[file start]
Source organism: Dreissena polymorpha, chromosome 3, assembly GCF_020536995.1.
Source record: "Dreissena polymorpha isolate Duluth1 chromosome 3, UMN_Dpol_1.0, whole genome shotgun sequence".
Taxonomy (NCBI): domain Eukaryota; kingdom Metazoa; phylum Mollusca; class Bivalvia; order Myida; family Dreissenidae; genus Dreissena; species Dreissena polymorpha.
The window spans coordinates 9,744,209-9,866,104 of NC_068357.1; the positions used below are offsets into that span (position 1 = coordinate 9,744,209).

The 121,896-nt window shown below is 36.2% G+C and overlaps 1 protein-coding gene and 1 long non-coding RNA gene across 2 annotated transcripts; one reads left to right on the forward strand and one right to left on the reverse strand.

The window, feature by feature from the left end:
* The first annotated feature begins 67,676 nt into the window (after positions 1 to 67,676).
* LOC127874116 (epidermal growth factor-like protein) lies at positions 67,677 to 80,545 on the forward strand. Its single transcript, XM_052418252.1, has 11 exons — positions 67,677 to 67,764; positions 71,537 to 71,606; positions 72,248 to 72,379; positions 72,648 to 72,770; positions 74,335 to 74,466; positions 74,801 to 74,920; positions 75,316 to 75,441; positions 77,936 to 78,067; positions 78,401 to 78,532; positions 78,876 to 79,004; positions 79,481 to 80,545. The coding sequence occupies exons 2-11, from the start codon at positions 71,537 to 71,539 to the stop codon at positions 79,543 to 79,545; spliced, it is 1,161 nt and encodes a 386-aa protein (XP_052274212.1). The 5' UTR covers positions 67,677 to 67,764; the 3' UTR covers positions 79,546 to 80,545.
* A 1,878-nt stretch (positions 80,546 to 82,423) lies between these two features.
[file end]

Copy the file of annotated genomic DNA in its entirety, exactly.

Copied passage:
Source organism: Dreissena polymorpha, chromosome 3, assembly GCF_020536995.1.
Source record: "Dreissena polymorpha isolate Duluth1 chromosome 3, UMN_Dpol_1.0, whole genome shotgun sequence".
Taxonomy (NCBI): domain Eukaryota; kingdom Metazoa; phylum Mollusca; class Bivalvia; order Myida; family Dreissenidae; genus Dreissena; species Dreissena polymorpha.
The window spans coordinates 9,744,209-9,866,104 of NC_068357.1; the positions used below are offsets into that span (position 1 = coordinate 9,744,209).

The 121,896-nt window shown below is 36.2% G+C and overlaps 1 protein-coding gene and 1 long non-coding RNA gene across 2 annotated transcripts; one reads left to right on the forward strand and one right to left on the reverse strand.

The window, feature by feature from the left end:
* The first annotated feature begins 67,676 nt into the window (after positions 1 to 67,676).
* LOC127874116 (epidermal growth factor-like protein) lies at positions 67,677 to 80,545 on the forward strand. Its single transcript, XM_052418252.1, has 11 exons — positions 67,677 to 67,764; positions 71,537 to 71,606; positions 72,248 to 72,379; positions 72,648 to 72,770; positions 74,335 to 74,466; positions 74,801 to 74,920; positions 75,316 to 75,441; positions 77,936 to 78,067; positions 78,401 to 78,532; positions 78,876 to 79,004; positions 79,481 to 80,545. The coding sequence occupies exons 2-11, from the start codon at positions 71,537 to 71,539 to the stop codon at positions 79,543 to 79,545; spliced, it is 1,161 nt and encodes a 386-aa protein (XP_052274212.1). The 5' UTR covers positions 67,677 to 67,764; the 3' UTR covers positions 79,546 to 80,545.
* A 1,878-nt stretch (positions 80,546 to 82,423) lies between these two features.